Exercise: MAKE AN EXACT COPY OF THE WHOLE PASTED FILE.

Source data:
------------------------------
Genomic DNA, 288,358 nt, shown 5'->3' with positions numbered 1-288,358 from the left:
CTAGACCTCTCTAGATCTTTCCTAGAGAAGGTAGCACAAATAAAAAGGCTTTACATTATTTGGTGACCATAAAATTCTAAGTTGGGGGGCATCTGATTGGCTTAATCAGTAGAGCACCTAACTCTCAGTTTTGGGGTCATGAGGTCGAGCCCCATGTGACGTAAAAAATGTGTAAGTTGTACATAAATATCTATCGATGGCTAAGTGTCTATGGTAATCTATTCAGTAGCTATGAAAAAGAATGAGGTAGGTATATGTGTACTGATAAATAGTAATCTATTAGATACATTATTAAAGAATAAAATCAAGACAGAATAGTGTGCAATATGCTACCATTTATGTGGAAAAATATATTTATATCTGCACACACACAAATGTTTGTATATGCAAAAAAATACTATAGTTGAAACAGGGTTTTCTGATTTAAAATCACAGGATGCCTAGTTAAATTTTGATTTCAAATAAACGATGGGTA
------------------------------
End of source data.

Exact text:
Genomic DNA, 288,358 nt, shown 5'->3' with positions numbered 1-288,358 from the left:
CTAGACCTCTCTAGATCTTTCCTAGAGAAGGTAGCACAAATAAAAAGGCTTTACATTATTTGGTGACCATAAAATTCTAAGTTGGGGGGCATCTGATTGGCTTAATCAGTAGAGCACCTAACTCTCAGTTTTGGGGTCATGAGGTCGAGCCCCATGTGACGTAAAAAATGTGTAAGTTGTACATAAATATCTATCGATGGCTAAGTGTCTATGGTAATCTATTCAGTAGCTATGAAAAAGAATGAGGTAGGTATATGTGTACTGATAAATAGTAATCTATTAGATACATTATTAAAGAATAAAATCAAGACAGAATAGTGTGCAATATGCTACCATTTATGTGGAAAAATATATTTATATCTGCACACACACAAATGTTTGTATATGCAAAAAAATACTATAGTTGAAACAGGGTTTTCTGATTTAAAATCACAGGATGCCTAGTTAAATTTTGATTTCAAATAAACGATGGGTA